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This article appears in the March 2021 issue of Advisor’s Edge magazine. Subscribe to the print edition, read the digital edition or read the articles online.

Determining eligibility for foreign pension transfers to a client’s Canadian RRSP can be difficult, with tax treaties, pension definitions and other countries’ transfer rules all contributing to the complexity. Advisors can help make the transfer as smooth as possible with these three steps.

Check that the benefit qualifies as a pension

If a client has accumulated retirement assets as a non-resident of Canada and is interested in transferring that benefit to their RRSP, the first step is to determine if the benefit qualifies as a pension under the Income Tax Act (ITA) based on the following criteria:

  • contributions must be made by an employer for an employee to provide a future pension income,
  • the benefit paid must be a lump sum for transfer,
  • the pension benefit must be attributable to employment while the employee was a non-resident of Canada, and
  • the pension benefit must be included in income for the year and can’t be exempt from tax in Canada due to an income tax treaty.

What if the foreign account in question is like an RRSP — will it qualify? The short answer is no. The only foreign individual retirement account that qualifies is a U.S. individual retirement account (IRA), which is covered by a different provision of the ITA. If the account is not an employer pension or IRA, it is not eligible for transfer.

However, clients may still be able to bring these accounts to Canada. Canadian residents are taxed on worldwide income, so withdrawals from foreign retirement accounts — whether lump sum or periodic — are still taxable income. Foreign tax credits may be available to offset foreign tax withheld on such withdrawals. If adequate RRSP room exists, withdrawals from the foreign accounts can be contributed to an RRSP. That would create the necessary deduction against the original withdrawal. This strategy could be used over several years, as it would not be restricted by the ITA’s foreign transfer provisions.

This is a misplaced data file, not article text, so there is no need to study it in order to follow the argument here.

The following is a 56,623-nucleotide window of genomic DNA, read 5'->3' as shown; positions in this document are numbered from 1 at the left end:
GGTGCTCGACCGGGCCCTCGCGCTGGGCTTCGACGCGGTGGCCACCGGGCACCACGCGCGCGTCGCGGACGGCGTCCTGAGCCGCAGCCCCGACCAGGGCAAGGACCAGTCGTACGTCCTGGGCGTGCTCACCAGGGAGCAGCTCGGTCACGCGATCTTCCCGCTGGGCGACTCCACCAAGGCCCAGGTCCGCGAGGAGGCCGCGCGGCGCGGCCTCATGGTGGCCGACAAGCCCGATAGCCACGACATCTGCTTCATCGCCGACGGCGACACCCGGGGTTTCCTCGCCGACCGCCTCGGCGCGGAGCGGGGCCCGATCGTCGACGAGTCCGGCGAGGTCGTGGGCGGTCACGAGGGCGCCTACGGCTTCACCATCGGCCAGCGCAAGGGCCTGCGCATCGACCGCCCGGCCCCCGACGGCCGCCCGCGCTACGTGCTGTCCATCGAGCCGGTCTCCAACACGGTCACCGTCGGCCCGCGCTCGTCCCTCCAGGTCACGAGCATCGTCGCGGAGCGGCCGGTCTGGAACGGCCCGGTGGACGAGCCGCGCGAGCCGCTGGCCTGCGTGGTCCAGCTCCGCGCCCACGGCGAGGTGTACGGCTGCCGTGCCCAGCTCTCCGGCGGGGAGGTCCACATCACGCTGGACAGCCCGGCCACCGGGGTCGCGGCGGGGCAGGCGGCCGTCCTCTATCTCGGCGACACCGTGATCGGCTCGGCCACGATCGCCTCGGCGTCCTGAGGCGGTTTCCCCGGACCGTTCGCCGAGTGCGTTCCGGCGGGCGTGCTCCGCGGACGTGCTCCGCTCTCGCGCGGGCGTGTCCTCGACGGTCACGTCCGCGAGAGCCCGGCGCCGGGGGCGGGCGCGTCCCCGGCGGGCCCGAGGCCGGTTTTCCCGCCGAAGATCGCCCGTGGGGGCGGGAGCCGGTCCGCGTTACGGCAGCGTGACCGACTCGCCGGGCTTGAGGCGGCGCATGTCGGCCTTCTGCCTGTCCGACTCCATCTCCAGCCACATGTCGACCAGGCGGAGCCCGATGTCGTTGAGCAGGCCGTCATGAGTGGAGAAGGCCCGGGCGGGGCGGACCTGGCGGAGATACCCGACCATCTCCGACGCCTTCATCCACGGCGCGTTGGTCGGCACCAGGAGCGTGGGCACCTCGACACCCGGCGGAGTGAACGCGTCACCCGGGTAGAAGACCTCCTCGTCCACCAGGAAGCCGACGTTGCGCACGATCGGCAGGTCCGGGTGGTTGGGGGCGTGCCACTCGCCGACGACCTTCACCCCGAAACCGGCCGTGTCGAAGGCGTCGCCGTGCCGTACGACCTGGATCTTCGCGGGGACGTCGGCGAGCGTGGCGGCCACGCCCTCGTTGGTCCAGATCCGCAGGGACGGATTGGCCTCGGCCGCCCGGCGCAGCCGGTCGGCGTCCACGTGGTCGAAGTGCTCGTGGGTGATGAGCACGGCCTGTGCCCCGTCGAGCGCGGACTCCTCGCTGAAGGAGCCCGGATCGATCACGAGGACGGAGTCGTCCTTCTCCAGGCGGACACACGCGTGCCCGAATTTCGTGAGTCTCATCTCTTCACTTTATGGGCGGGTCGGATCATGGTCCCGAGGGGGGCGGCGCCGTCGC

Check foreign rules regarding pension transfers

Some countries have their own rules for pension transfers that can prevent a transfer even if that pension would meet the ITA requirements above. Failure to comply with the home country’s rules may also result in punitive tax penalties.

Other countries may require government approvals to transfer pensions to foreign jurisdictions or require that foreign accounts meet local pension laws or provisions. The U.K., for example, has a list of recognized overseas pension schemes to which U.K.-based pensions can be transferred. Advisors can consult the foreign government’s customs and revenue agency website for pension transfer information or contact the foreign pension plan administrator to ask about transfer options for non-residents.

Review tax treaties

The last requirement for foreign pension transfers under the ITA is that the foreign pension benefit be included in income for Canadian tax purposes. If a provision of a tax treaty allows for the foreign benefit to be exempt from Canadian tax, a deduction may be claimed on a client’s Canadian tax return to offset the income inclusion from the pension withdrawal. But there’s a catch: if your client claims this deduction, they can’t claim the deduction for the foreign pension transfer and any RRSP contribution would require contribution room.

Finally, an exemption from Canadian tax in a tax treaty does not necessarily mean the pension income is exempt from tax in its home country. In such cases, clients have two options:

  1. Transfer the foreign pension plan to their RRSP and forgo the deduction under the tax treaty that would have exempted the foreign pension withdrawal from Canadian tax, with no impact on their RRSP limit; or
  2. Withdraw the foreign pension amount and take the available deduction under the tax treaty, exempting the amount from Canadian tax. Any RRSP contributions would be limited by the contribution limit.

In the alternative scenario, where a foreign pension is exempt from local tax but taxable to Canadian residents under the prevailing tax treaty, the pension could be transferred to an RRSP, assuming the pension meets the requirements for the foreign pension transfer deduction. The fact that no foreign tax would apply may make such a transfer attractive from a numbers perspective.


With almost 200 countries in the world and 93 Canadian tax treaties, it’s challenging to know which foreign pensions are eligible for transfer to an RRSP. The process above can be used to help clients evaluate their options. Advisors should partner with a tax advisor familiar with these areas to confirm the fine points and navigate the complexities.

Curtis Davis, FMA, CIM, RRC, CFP, is senior consultant for tax, retirement and estate planning services, retail markets, at Manulife Investment Management.